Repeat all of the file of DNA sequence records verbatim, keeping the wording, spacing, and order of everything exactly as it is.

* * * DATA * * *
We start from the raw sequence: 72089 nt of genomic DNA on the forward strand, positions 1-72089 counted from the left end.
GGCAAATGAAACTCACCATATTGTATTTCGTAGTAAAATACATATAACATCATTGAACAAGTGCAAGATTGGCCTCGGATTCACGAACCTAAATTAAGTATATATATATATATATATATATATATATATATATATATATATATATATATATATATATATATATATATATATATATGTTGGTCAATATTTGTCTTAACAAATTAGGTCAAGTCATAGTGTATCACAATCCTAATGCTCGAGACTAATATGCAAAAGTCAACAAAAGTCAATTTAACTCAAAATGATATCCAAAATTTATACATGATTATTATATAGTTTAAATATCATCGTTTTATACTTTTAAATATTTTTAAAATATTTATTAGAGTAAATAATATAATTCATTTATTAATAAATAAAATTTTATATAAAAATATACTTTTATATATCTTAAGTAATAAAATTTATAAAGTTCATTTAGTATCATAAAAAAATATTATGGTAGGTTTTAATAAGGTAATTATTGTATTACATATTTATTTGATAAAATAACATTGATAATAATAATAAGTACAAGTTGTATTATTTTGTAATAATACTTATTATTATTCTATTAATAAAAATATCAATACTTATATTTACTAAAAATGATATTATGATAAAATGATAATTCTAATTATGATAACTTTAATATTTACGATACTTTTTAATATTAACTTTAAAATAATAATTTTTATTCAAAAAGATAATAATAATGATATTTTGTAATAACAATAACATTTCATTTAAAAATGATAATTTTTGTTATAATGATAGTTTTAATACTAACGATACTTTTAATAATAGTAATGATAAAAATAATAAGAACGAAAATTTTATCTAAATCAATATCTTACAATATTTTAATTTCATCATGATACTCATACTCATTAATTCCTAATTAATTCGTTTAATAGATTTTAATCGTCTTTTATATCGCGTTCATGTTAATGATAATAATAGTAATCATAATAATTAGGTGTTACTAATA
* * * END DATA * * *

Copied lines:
We start from the raw sequence: 72089 nt of genomic DNA on the forward strand, positions 1-72089 counted from the left end.
GGCAAATGAAACTCACCATATTGTATTTCGTAGTAAAATACATATAACATCATTGAACAAGTGCAAGATTGGCCTCGGATTCACGAACCTAAATTAAGTATATATATATATATATATATATATATATATATATATATATATATATATATATATATATATATATATATATATATATGTTGGTCAATATTTGTCTTAACAAATTAGGTCAAGTCATAGTGTATCACAATCCTAATGCTCGAGACTAATATGCAAAAGTCAACAAAAGTCAATTTAACTCAAAATGATATCCAAAATTTATACATGATTATTATATAGTTTAAATATCATCGTTTTATACTTTTAAATATTTTTAAAATATTTATTAGAGTAAATAATATAATTCATTTATTAATAAATAAAATTTTATATAAAAATATACTTTTATATATCTTAAGTAATAAAATTTATAAAGTTCATTTAGTATCATAAAAAAATATTATGGTAGGTTTTAATAAGGTAATTATTGTATTACATATTTATTTGATAAAATAACATTGATAATAATAATAAGTACAAGTTGTATTATTTTGTAATAATACTTATTATTATTCTATTAATAAAAATATCAATACTTATATTTACTAAAAATGATATTATGATAAAATGATAATTCTAATTATGATAACTTTAATATTTACGATACTTTTTAATATTAACTTTAAAATAATAATTTTTATTCAAAAAGATAATAATAATGATATTTTGTAATAACAATAACATTTCATTTAAAAATGATAATTTTTGTTATAATGATAGTTTTAATACTAACGATACTTTTAATAATAGTAATGATAAAAATAATAAGAACGAAAATTTTATCTAAATCAATATCTTACAATATTTTAATTTCATCATGATACTCATACTCATTAATTCCTAATTAATTCGTTTAATAGATTTTAATCGTCTTTTATATCGCGTTCATGTTAATGATAATAATAGTAATCATAATAATTAGGTGTTACTAATA